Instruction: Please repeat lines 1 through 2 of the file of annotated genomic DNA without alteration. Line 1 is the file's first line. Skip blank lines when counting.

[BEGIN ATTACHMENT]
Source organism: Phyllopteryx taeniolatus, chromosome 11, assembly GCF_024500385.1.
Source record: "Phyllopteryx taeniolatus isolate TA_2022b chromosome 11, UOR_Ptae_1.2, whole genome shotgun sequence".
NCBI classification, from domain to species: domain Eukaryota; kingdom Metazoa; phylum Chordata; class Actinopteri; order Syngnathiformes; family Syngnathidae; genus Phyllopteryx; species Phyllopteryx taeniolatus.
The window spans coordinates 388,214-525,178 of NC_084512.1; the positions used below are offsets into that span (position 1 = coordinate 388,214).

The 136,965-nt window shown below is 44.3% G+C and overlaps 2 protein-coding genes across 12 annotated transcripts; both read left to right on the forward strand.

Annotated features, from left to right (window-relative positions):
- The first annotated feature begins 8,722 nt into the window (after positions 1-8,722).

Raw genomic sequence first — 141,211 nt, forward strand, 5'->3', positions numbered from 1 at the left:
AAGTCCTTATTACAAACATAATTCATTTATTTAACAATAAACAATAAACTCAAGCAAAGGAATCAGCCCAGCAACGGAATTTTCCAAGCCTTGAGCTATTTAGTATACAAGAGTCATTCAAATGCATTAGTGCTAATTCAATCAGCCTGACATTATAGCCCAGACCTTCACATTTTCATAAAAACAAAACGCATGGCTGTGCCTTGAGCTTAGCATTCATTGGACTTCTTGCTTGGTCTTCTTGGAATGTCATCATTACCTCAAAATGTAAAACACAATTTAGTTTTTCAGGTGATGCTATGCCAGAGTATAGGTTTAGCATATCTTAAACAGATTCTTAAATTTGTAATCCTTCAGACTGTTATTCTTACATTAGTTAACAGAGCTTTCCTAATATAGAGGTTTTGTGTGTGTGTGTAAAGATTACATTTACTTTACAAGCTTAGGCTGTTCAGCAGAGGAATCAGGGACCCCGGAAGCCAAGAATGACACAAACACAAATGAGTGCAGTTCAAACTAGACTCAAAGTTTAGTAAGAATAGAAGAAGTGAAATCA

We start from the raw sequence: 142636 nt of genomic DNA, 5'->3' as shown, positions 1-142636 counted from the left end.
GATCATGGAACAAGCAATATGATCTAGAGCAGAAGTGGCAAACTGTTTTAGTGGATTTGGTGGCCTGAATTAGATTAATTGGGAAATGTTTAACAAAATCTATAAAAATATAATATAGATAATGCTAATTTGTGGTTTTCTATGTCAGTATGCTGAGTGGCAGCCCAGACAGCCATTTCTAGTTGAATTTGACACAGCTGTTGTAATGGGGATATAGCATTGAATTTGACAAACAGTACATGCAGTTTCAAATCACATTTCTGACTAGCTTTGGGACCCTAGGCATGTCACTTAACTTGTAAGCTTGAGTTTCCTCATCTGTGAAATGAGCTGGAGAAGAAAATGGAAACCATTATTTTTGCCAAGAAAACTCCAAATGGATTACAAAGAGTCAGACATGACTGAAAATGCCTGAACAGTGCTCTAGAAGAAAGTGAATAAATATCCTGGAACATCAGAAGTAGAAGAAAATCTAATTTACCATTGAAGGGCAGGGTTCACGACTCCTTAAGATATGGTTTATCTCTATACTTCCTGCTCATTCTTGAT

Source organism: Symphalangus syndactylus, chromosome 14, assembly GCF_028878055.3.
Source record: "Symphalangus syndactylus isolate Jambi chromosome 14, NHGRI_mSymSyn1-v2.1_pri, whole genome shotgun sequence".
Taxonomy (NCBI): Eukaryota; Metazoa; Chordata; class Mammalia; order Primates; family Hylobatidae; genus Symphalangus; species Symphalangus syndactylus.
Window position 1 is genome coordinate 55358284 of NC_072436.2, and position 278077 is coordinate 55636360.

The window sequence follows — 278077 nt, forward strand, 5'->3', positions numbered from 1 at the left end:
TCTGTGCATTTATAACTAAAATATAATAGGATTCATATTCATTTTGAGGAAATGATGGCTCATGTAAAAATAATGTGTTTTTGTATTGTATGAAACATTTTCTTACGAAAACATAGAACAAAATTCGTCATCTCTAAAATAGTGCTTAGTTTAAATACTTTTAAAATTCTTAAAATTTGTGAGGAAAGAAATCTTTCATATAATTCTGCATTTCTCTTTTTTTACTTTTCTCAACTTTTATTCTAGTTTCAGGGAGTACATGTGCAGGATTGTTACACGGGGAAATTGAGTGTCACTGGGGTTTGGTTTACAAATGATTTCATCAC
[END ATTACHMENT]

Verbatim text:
Source organism: Phyllopteryx taeniolatus, chromosome 11, assembly GCF_024500385.1.
Source record: "Phyllopteryx taeniolatus isolate TA_2022b chromosome 11, UOR_Ptae_1.2, whole genome shotgun sequence".